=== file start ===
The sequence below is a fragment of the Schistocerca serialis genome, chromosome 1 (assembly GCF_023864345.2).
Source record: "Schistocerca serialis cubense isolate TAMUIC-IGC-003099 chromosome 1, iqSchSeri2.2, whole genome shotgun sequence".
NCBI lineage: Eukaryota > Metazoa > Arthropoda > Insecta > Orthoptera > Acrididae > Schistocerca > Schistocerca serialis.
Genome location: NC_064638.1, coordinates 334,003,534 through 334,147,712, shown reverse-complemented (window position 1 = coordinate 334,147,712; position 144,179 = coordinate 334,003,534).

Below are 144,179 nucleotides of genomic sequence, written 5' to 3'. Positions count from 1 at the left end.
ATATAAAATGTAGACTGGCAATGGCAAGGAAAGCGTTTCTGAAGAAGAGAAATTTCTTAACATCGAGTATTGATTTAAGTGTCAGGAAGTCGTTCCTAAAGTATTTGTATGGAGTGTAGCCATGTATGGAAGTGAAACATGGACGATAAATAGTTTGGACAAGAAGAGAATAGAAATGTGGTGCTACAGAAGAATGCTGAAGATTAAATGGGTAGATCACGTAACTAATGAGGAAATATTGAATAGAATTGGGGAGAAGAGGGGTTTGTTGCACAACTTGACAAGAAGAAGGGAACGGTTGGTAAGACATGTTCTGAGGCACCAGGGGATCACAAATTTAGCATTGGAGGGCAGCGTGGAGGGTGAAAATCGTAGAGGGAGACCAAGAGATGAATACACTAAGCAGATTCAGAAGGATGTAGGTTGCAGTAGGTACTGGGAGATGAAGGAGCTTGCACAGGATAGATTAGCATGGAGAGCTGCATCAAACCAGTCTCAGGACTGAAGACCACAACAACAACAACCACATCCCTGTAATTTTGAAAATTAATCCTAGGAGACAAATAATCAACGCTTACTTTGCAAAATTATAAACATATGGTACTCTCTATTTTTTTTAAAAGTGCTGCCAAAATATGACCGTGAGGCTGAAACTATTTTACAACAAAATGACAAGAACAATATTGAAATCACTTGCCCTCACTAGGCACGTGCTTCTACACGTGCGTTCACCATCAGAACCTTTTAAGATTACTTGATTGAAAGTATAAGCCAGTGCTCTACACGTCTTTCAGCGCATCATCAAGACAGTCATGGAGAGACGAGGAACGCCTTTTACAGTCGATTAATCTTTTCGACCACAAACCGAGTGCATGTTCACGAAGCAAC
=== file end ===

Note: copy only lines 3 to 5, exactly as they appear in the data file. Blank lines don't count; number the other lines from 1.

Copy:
NCBI lineage: Eukaryota > Metazoa > Arthropoda > Insecta > Orthoptera > Acrididae > Schistocerca > Schistocerca serialis.
Genome location: NC_064638.1, coordinates 334,003,534 through 334,147,712, shown reverse-complemented (window position 1 = coordinate 334,147,712; position 144,179 = coordinate 334,003,534).

Below are 144,179 nucleotides of genomic sequence, written 5' to 3'. Positions count from 1 at the left end.